Your egg is fertilized using IVF or ICSI, then transferred to another woman's surrogate womb. The surrogate carries and gives birth to your child. Although it is biologically possible to have an HIV+ woman's egg fertilized by an HIV+ man's washed sperm and implanted in an HIV-negative surrogate, you may encounter several legal or regulatory challenges to this option for getting pregnant. Even if this option is legal in your state, it may be difficult to find fertility clinics or surrogacy centers willing to provide this service to HIV+ people.
As a woman living with HIV, you may choose to have your partner's sperm fertilize an HIV-negative woman's egg and have that same HIV-negative woman give birth to your child. In this situation, the man's sperm would need to be washed, then used with an assisted reproductive technique described above to get the HIV-negative surrogate pregnant.
Offering a permanent family to a parentless child may be an option if having biologic offspring is not a good choice for you. Adoptions can be done within the U.S or internationally. Some agencies and/or countries may have prejudices against HIV+ people adopting children.
Regardless of your HIV status, choosing to have a child can be a very difficult and very exciting decision. While having a supportive relationship with a knowledgeable health care provider is a good idea for any potential parent, for people living with HIV it is even more important. A friendly health care provider can talk with you about many issues around pregnancy and having children: which option is right for you, appropriate HIV treatments for you and/or your partner, whether to disclose your HIV status to others (including other providers, your child's pediatrician, additional friends and family), and how to handle the stigma and fear around being HIV+ and pregnant.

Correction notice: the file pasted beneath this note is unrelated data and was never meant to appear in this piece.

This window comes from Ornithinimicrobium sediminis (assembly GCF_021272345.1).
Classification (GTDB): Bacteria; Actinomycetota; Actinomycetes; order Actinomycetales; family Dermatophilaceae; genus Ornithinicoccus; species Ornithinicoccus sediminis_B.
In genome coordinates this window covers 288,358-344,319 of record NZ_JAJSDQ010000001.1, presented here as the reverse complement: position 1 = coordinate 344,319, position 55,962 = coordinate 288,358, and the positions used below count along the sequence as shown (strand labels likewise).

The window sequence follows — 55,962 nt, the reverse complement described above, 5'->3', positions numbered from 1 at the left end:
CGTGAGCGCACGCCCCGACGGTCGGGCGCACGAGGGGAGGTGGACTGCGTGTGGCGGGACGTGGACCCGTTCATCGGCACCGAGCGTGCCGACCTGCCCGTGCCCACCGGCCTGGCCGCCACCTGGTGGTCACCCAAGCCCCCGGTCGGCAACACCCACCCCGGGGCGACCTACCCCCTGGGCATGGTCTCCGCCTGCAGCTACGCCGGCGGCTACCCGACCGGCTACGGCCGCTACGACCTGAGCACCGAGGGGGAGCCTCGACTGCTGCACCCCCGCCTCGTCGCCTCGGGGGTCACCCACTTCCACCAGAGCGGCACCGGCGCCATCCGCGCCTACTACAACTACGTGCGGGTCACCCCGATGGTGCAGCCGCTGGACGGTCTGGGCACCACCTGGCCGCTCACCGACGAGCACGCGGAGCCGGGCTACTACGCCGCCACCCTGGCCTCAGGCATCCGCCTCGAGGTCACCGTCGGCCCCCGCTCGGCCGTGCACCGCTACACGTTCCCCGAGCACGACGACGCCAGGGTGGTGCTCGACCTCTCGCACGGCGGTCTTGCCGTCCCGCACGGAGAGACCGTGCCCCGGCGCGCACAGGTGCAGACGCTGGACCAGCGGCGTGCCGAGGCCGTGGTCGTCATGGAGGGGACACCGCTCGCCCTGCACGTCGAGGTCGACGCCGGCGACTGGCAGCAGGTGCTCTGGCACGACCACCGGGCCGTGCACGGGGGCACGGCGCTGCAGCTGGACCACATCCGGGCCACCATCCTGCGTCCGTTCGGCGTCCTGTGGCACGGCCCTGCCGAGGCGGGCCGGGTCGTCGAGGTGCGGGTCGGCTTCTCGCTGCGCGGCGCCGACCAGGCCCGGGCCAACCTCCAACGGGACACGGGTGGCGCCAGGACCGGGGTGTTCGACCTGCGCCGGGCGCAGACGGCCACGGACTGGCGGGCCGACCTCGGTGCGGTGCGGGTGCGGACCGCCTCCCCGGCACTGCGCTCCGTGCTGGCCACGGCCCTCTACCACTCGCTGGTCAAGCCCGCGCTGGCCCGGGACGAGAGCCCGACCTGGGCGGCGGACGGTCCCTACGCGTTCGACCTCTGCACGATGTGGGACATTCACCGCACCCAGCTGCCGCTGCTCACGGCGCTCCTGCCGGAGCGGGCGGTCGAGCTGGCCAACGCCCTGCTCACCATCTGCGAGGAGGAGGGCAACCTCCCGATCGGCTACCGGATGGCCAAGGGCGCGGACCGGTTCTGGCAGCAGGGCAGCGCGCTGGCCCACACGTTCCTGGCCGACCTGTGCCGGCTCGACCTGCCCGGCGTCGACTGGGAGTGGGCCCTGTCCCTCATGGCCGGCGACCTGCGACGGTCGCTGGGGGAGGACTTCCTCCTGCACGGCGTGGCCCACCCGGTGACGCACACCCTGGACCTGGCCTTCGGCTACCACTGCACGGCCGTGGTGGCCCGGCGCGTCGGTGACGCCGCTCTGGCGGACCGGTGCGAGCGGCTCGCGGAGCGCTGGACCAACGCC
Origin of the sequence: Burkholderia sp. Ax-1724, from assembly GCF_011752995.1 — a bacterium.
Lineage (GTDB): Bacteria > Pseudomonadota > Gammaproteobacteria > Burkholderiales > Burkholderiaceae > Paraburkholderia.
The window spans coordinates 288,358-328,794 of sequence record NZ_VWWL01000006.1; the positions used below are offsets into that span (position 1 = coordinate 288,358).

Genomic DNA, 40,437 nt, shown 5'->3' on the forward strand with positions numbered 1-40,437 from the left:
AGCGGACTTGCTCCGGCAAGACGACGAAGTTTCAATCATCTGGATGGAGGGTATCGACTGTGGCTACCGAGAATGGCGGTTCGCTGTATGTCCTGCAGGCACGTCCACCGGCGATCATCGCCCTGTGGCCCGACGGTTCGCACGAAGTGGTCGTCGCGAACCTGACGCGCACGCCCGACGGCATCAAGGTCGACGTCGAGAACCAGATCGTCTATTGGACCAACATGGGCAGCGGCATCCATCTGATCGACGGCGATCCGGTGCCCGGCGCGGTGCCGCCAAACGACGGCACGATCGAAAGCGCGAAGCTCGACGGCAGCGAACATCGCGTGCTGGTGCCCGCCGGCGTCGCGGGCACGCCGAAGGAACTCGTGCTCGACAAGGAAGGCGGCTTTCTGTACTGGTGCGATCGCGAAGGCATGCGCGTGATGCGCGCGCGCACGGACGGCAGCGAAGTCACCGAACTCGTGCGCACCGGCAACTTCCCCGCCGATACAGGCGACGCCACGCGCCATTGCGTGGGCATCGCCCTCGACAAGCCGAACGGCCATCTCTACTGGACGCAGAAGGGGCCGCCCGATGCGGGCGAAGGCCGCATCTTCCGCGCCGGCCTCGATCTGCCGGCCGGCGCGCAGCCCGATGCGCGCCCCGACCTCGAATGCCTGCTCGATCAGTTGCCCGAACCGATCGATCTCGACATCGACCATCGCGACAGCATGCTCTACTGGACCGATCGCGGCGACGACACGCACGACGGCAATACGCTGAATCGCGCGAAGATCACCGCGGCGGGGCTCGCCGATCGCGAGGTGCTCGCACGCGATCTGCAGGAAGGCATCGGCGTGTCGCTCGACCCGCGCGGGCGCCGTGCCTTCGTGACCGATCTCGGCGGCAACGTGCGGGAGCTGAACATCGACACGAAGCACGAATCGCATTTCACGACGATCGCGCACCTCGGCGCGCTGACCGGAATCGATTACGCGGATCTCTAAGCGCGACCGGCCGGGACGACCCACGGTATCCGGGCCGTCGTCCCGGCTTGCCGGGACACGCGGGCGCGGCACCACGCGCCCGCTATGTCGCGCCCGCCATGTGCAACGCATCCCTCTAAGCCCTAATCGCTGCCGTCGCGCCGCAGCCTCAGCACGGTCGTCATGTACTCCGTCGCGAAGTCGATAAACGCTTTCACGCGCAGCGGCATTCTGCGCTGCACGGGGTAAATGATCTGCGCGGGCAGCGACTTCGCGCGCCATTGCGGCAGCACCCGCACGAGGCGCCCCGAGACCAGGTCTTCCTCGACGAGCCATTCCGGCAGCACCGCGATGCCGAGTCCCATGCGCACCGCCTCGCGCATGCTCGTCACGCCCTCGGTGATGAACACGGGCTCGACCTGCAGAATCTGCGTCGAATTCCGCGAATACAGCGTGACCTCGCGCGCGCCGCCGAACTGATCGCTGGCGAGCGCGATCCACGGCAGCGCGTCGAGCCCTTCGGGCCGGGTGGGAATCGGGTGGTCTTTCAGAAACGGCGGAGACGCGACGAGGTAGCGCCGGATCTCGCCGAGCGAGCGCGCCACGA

Unfortunately, it can be difficult to find a friendly health care provider who is knowledgeable about HIV and pregnancy. Some health care providers simply are not aware of the wealth of information about pregnancy planning for their HIV+ patients. Perhaps even more challenging, though, are the judgmental attitudes still held by many health care providers. When The Well Project's Founder, Dawn Averitt Bridge, asked providers about getting pregnant, she faced some very negative reactions before she found a wonderful provider who supported her desire to have children. For more about Dawn's experience in trying to get pregnant, and subsequently, having two healthy HIV-negative daughters, please read click the links below:
The Well Project has started a list of friendly family planning providers who are informed about pregnancy planning for HIV+ people. Even though the providers listed might not be in your area or town, it might be worth a call or email to answer any questions you might have or for possible referrals. You can also contact Shannon Weber with the Perinatal HIV Hotline at email@example.com for questions about pregnancy planning and resources for people living with HIV.
Given the existing stigma against HIV+ people having children, you may encounter judgmental responses from others. Therefore, it is important that you build a strong support network of loving family, friends, and providers. Your support network can help you make good decisions and weather the negative, sometimes disheartening moments. If you do not have a good number of friends and family who support you, you may consider starting your own support group; for more information, see our info sheet "Starting a Support Group."
Ultimately, you get to choose when and whether to have children. You deserve to be treated with respect and given access to the information necessary to make an informed decision and plan for your future.